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ABSTRACT: Purpose:The purpose of this study was to measure and compare the subjective, objective, and radiographic healing outcomes of single-row (SR), double-row (DR), and transosseous equivalent (TOE) suture techniques for arthroscopic rotator cuff repair.Materials and Methods:A retrospective comparative analysis of arthroscopic rotator cuff repairs by one surgeon from 2004 to 2010 at minimum 2-year followup was performed. Cohorts were matched for age, sex, and tear size. Subjective outcome variables included ASES, Constant, SST, UCLA, and SF-12 scores. Objective outcome variables included strength, active range of motion (ROM). Radiographic healing was assessed by magnetic resonance imaging (MRI). Statistical analysis was performed using analysis of variance (ANOVA), Mann — Whitney and Kruskal — Wallis tests with significance, and the Fisher exact probability test <0.05.Results:Sixty-three patients completed the study requirements (20 SR, 21 DR, 22 TOE). There was a clinically and statistically significant improvement in outcomes with all repair techniques (ASES mean improvement P = <0.0001). The mean final ASES scores were: SR 83; (SD 21.4); DR 87 (SD 18.2); TOE 87 (SD 13.2); (P = 0.73). There was a statistically significant improvement in strength for each repair technique (P < 0.001). There was no significant difference between techniques across all secondary outcome assessments: ASES improvement, Constant, SST, UCLA, SF-12, ROM, Strength, and MRI re-tear rates. There was a decrease in re-tear rates from single row (22%) to double-row (18%) to transosseous equivalent (11%); however, this difference was not statistically significant (P = 0.6).Conclusions:Compared to preoperatively, arthroscopic rotator cuff repair, using SR, DR, or TOE techniques, yielded a clinically and statistically significant improvement in subjective and objective outcomes at a minimum 2-year follow-up.Level of Evidence:Therapeutic level 3.International Journal of Shoulder Surgery 03/2014; 8(1):15-20. DOI:10.4103/0973-6042.131850 · 0.51 Impact Factor
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ABSTRACT: The purpose of this systematic review was to detect the reliability of the currently available magnetic resonance imaging measurements used in the evaluation of repaired rotator cuff. Search was performed using major electronic databases from their inception to February 2014. All studies reporting post-operative magnetic resonance assessment after rotator cuff repair were included. After the identification of available magnetic resonance criteria, reliability studies were further analysed. Descriptive statistics were used to summarize findings. Methodological quality was assessed using the Quality Appraisal of Reliability Studies checklist. One hundred and twenty studies were included in the review. Twenty-six different criteria were identified. Ten studies reported inter-observer reliability, and only two assessed intra-observer reliability of some of the identified criteria. Structural integrity was the most investigated criterion. The dichotomized Sugaya's classification showed the highest reliability (k = 0.80-0.91). All other criteria showed moderate to low inter-observer reliability. Tendon signal intensity and footprint coverage showed a complete discordance. Intra-observer reliability was high for the presence of structural integrity, and moderate to low for all other criteria. Methodological quality was high only for one study and moderate for three studies. Twenty-six different criteria described by multiple classification systems have been identified for the magnetic resonance assessment of rotator cuff after repair. Reliability of most of them has not been analysed yet. With the data available, only the presence of structural integrity showed good intra- and inter-observer agreement. Systematic review of descriptive and qualitative studies, Level IV.Knee Surgery Sports Traumatology Arthroscopy 01/2015; 23(2). DOI:10.1007/s00167-014-3486-3 · 2.84 Impact Factor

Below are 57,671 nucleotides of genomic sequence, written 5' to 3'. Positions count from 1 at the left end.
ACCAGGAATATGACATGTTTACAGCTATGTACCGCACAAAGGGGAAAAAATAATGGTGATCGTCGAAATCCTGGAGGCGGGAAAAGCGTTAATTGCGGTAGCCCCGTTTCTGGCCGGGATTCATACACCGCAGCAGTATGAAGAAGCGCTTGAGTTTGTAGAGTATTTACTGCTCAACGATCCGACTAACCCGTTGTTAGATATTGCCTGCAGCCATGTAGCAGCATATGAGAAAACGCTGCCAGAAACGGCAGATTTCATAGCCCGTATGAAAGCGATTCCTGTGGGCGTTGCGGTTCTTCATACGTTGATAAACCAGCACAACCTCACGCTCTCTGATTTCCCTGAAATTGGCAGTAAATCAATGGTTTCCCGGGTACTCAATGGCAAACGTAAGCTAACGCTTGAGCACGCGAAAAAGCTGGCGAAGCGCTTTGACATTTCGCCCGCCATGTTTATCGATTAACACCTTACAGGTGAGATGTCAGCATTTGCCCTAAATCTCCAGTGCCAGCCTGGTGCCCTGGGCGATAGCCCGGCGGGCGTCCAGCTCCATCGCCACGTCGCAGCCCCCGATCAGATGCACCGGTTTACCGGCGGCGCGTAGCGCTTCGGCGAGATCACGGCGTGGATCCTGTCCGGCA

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ABSTRACT: Rotator cuff repair has been shown to have good long-term results. Unfortunately, a significant proportion of repairs still fail to heal. Many factors, both patient and surgeon related, can influence healing after repair. Older age, larger tear size, worse muscle quality, greater muscle-tendon unit retraction, smoking, osteoporosis, diabetes and hypercholesterolemia have all shown to negatively influence tendon healing. Surgeon related factors that can influence healing include repair construct-single vs double row, rehabilitation, and biologics including platelet rich plasma and mesenchymal stem cells. Double-row repairs are biomechanically stronger and have better healing rates compared with single-row repairs although clinical outcomes are equivalent between both constructs. Slower, less aggressive rehabilitation programs have demonstrated improved healing with no negative effect on final range of motion and are therefore recommended after repair of most full thickness tears. Additionally no definitive evidence supports the use of platelet rich plasma or mesenchymal stem cells regarding improvement of healing rates and clinical outcomes. Further research is needed to identify effective biologically directed augmentations that will improve healing rates and clinical outcomes after rotator cuff repair.03/2015; 6(2):211-20. DOI:10.5312/wjo.v6.i2.211